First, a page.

The price of dissent: government attacks put Greenpeace India in danger of closure in one month

Posted by Ashish Fernades — 6 May 2015 at 3:38pm - Comments
"You can't muzzle dissent in a democracy" - Delhi High Court
All rights reserved. Credit: Greenpeace
Deprived of funds, Greenpeace India may close in less than a month

In less than a month, Greenpeace India is in danger of closing.

It’s not because everyone in the country can now enjoy the benefits of an unpolluted environment. Far from it. Instead, a department of our own government – the Ministry of Home Affairs - is attacking us.

Breaking the link between transport and oil

Posted by petespeller — 24 October 2011 at 3:43pm - Comments
Traffic in London
All rights reserved. Credit: Will Rose / Greenpeace

A new report by the Institute for Public Policy Research argues that breaking the link between road transport and oil is not only possible, it would benefit the economy, create jobs and reduce carbon emissions.

Tell the government to buy sustainable fish

Posted by Willie — 9 March 2011 at 5:46pm - Comments
Hugh and Jamie during filming of the Fish Fight series
All rights reserved. Credit: Daphne Christelis / Greenpeace
Hugh and Jamie during filming of Fish Fight outside Westminster

"Greenest government ever." That’s the phrase that’s already been used to slap the current UK administration a fair few times. It’s an ambitious claim, but it seems even on the black-and-white issues UK ministers can’t quite bring themselves to go green.

We take the government to court over oil drilling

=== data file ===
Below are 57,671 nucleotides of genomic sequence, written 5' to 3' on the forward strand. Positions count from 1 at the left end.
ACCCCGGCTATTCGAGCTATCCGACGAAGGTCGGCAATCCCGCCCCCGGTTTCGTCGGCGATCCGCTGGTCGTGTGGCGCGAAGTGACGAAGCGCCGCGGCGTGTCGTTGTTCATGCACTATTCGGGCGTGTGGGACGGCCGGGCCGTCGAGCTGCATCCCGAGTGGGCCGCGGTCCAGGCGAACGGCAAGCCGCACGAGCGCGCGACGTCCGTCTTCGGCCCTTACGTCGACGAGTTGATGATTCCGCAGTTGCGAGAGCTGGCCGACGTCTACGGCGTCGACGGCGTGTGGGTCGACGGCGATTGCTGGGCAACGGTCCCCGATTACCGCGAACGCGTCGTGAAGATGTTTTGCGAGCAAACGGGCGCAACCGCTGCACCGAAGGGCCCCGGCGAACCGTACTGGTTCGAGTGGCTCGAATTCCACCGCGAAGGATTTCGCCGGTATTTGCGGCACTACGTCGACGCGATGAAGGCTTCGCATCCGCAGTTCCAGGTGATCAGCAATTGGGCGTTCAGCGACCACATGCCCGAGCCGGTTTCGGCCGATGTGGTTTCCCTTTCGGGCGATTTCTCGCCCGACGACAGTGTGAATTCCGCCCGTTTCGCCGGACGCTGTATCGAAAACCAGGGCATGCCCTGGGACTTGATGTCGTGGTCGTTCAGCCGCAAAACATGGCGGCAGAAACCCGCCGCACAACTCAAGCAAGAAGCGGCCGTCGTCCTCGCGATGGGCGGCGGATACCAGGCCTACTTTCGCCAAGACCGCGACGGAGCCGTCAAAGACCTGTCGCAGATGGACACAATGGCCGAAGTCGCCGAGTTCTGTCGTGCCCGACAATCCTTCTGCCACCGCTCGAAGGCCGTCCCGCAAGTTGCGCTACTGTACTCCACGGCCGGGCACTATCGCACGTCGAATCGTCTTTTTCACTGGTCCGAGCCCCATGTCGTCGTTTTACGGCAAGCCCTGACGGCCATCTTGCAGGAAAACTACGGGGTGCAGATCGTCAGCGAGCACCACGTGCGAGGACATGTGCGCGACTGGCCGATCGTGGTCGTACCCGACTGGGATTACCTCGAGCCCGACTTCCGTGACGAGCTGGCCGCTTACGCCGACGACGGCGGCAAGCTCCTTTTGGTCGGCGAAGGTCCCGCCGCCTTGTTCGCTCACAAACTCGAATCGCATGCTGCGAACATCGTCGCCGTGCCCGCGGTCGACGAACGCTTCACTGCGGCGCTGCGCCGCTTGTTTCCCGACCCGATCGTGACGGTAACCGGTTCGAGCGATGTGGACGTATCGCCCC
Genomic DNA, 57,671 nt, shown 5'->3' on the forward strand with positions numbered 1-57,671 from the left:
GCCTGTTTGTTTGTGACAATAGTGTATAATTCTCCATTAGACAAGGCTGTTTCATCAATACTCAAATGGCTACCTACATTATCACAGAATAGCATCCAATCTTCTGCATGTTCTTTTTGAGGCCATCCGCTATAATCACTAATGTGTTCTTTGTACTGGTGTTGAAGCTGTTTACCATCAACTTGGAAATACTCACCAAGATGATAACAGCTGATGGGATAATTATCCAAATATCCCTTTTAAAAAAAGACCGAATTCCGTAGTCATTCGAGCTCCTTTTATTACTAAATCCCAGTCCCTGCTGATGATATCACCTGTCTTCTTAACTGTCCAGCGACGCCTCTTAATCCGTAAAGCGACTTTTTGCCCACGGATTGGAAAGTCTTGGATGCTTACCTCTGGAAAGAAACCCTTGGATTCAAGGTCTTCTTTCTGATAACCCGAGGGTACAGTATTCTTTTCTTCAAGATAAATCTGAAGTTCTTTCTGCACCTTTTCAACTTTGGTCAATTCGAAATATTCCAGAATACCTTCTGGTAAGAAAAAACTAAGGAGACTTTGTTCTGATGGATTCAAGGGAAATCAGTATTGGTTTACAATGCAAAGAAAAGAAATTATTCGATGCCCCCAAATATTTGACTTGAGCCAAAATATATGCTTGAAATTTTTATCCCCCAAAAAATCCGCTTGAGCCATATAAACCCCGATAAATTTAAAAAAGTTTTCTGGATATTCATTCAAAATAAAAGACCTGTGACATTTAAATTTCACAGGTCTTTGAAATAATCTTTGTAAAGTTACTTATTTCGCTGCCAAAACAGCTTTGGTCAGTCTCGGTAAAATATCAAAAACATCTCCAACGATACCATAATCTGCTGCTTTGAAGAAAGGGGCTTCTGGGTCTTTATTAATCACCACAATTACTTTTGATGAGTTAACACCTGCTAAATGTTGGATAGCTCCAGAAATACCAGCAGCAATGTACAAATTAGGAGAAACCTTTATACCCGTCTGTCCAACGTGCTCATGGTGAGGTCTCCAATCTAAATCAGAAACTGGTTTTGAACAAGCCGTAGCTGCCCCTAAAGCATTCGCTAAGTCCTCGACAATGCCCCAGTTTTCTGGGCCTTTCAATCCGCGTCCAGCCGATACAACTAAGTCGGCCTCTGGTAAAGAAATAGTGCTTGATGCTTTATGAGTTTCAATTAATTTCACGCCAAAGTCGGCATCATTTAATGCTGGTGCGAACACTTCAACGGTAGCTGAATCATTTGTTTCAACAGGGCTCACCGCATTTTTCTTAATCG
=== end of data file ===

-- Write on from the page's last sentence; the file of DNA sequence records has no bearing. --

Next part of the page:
Posted by jamess — 12 November 2010 at 2:07pm - Comments

We've taken the government to the High Court in a bid to stop offshore drilling in the wake of the Deepwater Horizon disaster.

Our lawyers filed a claim at the Royal Courts of Justice this morning seeking to stop the issuing of new licences for deep sea drilling until the causes of the Deepwater Horizon explosion have been properly established.

Chevron gets permission for deepwater drilling – first in UK since BP disaster

Posted by tracy — 1 October 2010 at 10:52am - Comments

We've just found out that the government gave Chevron permission to begin deepwater drilling in the waters west of Shetland late last night. This is the first deepwater oil drilling in UK waters since the Deepwater Horizon disaster in the Gulf of Mexico. We expect Chevron will begin drilling in the next few days.

In the last week our activists spent 50 hours in the water in front of Chevron's drill ship, 100 hours on their anchor chain, and over the last 24 hours 16,000 people sent emails to Climate and Energy Secretary Chris Huhne urging him not to grant Chevron the license. It's been a Herculean effort by all and we can't thank you enough for your support.

The government's decision to open up drilling in ever more difficult and dangerous places to reach is totally irresponsible move and shows clearly that they've not learned the lessons from the BP oil disaster. That's why we're preparing to take them to court.

Chevron could get government permission to start deepwater drilling today

Posted by tracy — 30 September 2010 at 12:12pm - Comments

Chevron's drill ship is poised to begin exploratory oil drilling in the remote deep water Lagavulin site west of Shetland as soon as the government gives them permission. And that could happen later today.

Our activists on board the Greenpeace ship Esperanza have done all they can over the last week to stop the Stena Carron drill ship from getting to Lagavulin, now we urgently need your help to put direct pressure on the UK government to stop the drilling.